U.S. economy to grow 1.4%: IMF
The U.S. Economy will grow 1.4% in 2023, after registering a 2% increase in 2022, the International Monetary Fund (IMF) projected.
After that, in 2024, U.S. GDP would grow 1%, according to IMF forecasts.
With a pickup in growth in the second half of 2024, growth in 2024 will be faster than in 2023 on a quarter-over-quarter basis, as in most advanced economies.
There is a 0.4 percentage point upward revision to annual growth in 2023, reflecting the carryover effects of domestic demand resilience in 2022, but a 0.2 percentage point downward revision to growth in 2024 due to the Federal Reserve‘s steeper path of rate hikes, to a peak of about 5.1% in 2023.
From the IMF’s perspective, monetary policy is starting to make a dent. There are signs that monetary policy tightening is starting to cool demand and inflation, but the full impact is unlikely to occur before 2024.
Headline inflation appears to have peaked in the third quarter of 2022.
Fuel and commodity prices have come down, reducing headline inflation, especially in the United States, the euro area and Latin America.
But underlying (core) inflation has yet to peak in most economies and remains well above pre-pandemic levels.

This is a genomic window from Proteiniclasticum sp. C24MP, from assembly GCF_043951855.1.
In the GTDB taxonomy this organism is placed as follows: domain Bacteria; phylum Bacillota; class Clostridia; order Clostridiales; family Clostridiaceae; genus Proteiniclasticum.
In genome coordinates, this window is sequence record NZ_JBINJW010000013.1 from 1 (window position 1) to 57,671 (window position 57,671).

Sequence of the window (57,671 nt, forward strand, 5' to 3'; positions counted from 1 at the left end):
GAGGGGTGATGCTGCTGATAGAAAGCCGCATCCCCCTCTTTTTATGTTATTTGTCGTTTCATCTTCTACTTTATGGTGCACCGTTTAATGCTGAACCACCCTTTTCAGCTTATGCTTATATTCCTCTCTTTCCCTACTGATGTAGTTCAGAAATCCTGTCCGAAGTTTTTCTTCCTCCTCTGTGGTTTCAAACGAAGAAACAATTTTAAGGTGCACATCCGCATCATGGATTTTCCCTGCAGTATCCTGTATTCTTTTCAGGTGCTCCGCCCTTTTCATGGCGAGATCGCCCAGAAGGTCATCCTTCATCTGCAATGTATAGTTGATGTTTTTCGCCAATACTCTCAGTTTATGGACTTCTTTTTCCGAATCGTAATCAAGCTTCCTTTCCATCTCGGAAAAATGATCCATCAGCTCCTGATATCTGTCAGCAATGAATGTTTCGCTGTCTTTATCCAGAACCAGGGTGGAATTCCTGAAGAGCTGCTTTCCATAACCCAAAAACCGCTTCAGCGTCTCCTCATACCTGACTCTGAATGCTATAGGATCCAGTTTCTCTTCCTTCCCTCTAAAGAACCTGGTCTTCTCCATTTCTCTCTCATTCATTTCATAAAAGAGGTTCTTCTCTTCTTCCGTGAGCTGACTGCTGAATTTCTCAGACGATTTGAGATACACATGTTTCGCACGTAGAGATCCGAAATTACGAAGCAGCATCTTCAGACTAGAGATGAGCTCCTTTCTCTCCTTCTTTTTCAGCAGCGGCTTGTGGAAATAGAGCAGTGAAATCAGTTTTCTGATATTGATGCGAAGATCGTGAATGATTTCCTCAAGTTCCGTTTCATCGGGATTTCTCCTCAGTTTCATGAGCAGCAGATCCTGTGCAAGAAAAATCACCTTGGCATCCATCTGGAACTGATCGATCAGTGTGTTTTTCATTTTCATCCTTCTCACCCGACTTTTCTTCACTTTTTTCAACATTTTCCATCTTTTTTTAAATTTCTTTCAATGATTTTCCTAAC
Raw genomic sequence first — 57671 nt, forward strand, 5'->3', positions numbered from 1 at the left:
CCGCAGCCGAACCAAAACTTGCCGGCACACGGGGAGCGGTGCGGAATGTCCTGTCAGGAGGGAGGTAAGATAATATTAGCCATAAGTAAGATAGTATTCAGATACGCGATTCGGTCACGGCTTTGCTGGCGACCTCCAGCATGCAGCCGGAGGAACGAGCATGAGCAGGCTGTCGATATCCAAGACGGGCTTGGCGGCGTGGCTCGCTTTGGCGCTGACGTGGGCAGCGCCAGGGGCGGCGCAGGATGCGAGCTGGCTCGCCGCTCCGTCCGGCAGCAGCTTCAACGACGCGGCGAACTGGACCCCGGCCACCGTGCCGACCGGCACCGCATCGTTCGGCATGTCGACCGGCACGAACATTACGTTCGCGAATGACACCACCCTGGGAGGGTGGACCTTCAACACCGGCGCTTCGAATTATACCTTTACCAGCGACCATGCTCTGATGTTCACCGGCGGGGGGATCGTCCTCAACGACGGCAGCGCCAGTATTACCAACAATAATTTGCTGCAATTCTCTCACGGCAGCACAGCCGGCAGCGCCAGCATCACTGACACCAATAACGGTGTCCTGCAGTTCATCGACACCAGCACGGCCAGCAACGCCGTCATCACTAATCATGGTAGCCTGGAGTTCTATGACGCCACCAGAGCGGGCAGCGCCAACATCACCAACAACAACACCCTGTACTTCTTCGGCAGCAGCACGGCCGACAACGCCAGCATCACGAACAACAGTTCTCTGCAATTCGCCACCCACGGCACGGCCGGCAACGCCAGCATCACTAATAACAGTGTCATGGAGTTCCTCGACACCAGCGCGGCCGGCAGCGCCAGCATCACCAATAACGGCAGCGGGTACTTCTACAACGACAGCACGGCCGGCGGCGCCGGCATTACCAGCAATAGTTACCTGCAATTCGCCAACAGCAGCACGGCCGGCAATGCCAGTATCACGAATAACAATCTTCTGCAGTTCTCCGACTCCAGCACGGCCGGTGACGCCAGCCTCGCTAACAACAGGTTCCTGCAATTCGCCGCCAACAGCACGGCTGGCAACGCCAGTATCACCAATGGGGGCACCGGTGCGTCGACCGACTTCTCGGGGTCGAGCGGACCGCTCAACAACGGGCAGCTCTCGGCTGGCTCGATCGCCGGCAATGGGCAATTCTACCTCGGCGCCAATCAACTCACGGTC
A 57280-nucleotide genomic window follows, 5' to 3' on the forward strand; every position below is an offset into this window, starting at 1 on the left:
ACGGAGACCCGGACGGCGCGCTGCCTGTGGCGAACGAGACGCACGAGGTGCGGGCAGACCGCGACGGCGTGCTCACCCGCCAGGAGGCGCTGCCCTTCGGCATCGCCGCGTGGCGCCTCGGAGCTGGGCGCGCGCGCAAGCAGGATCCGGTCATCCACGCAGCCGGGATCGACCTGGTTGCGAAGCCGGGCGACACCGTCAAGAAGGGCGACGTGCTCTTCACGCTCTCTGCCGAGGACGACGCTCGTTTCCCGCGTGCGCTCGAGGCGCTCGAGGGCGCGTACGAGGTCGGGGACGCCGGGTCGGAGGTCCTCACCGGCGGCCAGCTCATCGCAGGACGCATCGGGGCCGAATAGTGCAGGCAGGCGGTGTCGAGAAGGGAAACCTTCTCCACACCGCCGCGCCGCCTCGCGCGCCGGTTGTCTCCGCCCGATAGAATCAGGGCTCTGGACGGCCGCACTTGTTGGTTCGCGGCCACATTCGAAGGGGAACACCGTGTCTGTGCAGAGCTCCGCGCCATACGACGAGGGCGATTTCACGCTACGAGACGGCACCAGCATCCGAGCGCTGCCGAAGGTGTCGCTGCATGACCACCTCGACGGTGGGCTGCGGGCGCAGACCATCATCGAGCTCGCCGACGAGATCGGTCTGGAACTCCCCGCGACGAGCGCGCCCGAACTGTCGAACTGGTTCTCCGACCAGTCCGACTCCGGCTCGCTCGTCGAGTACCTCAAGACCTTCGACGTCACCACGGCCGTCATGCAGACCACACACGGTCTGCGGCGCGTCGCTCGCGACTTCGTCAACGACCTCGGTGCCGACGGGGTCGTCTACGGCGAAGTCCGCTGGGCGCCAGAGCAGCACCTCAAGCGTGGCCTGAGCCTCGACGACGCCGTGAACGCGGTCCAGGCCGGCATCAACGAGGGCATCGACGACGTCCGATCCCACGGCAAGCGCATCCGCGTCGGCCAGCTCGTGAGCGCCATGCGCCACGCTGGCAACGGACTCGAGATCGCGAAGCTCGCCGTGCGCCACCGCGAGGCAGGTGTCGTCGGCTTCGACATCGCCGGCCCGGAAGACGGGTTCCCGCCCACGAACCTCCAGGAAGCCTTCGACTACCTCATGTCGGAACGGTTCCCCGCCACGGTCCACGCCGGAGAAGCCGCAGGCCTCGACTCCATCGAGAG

It has persisted amid the side effects of previous cost shocks and tight labor markets with solid wage growth, as consumer demand has remained resilient.
Overall, medium-term inflation expectations remain anchored, but some indicators are on the rise.
These developments have led central banks to raise rates faster than expected, especially in the United States and the eurozone, and to signal that rates will remain high for longer.
Core inflation is declining in some economies that have completed their tightening cycle, such as Brazil.
Meanwhile, financial markets are showing great sensitivity to inflation news, with equity markets rallying following the recent release of lower inflation data in anticipation of interest rate cuts, even though central banks have signaled their determination to tighten policy further.
With the spike in US headline inflation and the acceleration of rate hikes by several non-US central banks, the dollar has weakened since September, but remains significantly stronger than a year ago.